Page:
The management has taken every precaution for the care of the cats. Dr. Frank Touissant, who was State Veterinary Surgeon for four years, will examine all entries, and no cats suffering from any disease will be placed on exhibition. Besides, Dr. Touissant, who has made a most thorough study of animal and bird life, will nightly during the show deliver a lecture on the hygiene of cats and the care of parrots and canary birds. Supt. Whitehead of the Humane Society has given his sanction to the show, and has promised to be in attendance daily to see that the cats are properly fed and cared for. Three prominent society men. Francis B. Keene. Bradley D. Schley, and Dr. John R. McDall will pass upon the good points of the cats and determine to which the prizes shall be awarded.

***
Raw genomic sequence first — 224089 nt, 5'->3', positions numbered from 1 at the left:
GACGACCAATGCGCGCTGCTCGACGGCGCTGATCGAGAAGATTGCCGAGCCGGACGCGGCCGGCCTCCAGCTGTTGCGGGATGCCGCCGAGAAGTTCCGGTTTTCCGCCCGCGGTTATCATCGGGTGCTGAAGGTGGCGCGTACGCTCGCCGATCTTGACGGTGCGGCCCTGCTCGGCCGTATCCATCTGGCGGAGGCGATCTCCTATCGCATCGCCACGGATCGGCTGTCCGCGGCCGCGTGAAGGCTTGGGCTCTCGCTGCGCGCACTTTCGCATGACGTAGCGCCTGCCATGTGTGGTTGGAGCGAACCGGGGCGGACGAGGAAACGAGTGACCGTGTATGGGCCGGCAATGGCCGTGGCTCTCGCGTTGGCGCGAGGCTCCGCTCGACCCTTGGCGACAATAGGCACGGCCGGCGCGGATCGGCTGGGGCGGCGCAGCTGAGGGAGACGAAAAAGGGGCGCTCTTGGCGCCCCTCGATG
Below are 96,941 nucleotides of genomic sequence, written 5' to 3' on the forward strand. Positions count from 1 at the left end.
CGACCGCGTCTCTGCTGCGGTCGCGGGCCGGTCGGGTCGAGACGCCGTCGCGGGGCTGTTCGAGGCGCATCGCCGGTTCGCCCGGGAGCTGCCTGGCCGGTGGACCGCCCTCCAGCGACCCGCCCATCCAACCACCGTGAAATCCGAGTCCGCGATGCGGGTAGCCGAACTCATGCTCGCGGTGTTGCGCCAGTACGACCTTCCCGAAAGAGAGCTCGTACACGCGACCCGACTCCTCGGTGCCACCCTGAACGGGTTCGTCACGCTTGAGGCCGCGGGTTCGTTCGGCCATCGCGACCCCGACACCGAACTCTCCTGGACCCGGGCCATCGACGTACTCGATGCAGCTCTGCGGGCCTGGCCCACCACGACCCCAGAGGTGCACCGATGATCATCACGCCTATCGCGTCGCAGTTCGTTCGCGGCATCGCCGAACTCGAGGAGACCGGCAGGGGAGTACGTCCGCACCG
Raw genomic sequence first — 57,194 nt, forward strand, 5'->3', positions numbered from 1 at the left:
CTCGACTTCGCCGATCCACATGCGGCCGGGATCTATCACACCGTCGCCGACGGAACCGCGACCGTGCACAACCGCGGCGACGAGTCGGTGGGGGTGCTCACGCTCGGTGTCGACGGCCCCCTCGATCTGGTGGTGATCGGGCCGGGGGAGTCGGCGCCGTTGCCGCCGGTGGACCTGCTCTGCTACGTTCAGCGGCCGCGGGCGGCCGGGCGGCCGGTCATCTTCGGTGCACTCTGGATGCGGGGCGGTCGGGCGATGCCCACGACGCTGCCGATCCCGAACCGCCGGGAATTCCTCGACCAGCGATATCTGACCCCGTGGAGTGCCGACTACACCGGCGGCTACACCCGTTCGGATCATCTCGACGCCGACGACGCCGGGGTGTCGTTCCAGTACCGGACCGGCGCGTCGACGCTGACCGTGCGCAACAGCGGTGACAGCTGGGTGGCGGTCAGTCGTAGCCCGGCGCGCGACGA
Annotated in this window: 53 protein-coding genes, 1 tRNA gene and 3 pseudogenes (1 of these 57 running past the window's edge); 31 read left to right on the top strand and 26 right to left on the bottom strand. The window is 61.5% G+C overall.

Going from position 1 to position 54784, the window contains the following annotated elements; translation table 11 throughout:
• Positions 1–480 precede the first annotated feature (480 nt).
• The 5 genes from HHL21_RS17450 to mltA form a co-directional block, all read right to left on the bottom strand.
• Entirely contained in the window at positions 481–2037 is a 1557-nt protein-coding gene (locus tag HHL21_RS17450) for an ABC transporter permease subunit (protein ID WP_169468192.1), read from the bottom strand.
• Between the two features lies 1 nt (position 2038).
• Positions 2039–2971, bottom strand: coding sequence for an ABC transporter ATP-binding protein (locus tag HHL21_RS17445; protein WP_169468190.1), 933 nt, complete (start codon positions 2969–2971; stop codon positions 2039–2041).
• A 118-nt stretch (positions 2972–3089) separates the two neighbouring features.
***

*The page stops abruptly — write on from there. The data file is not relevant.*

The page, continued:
The cat show has developed the fact that Milwaukee is possessed of all kinds of cats In abundance. Among them are Angoras, Maltese, tiger, tortoise-shell, tabbies, and the rare and valuable Zabrina. It has also shown that men and women who are devoted to cats are more devoted to their pets than any other class of animal fanciers. This is the more surprising when it is the popular notion that the cat is a thing to be despised as a nuisance and only fit to have a bootjack thrown at it.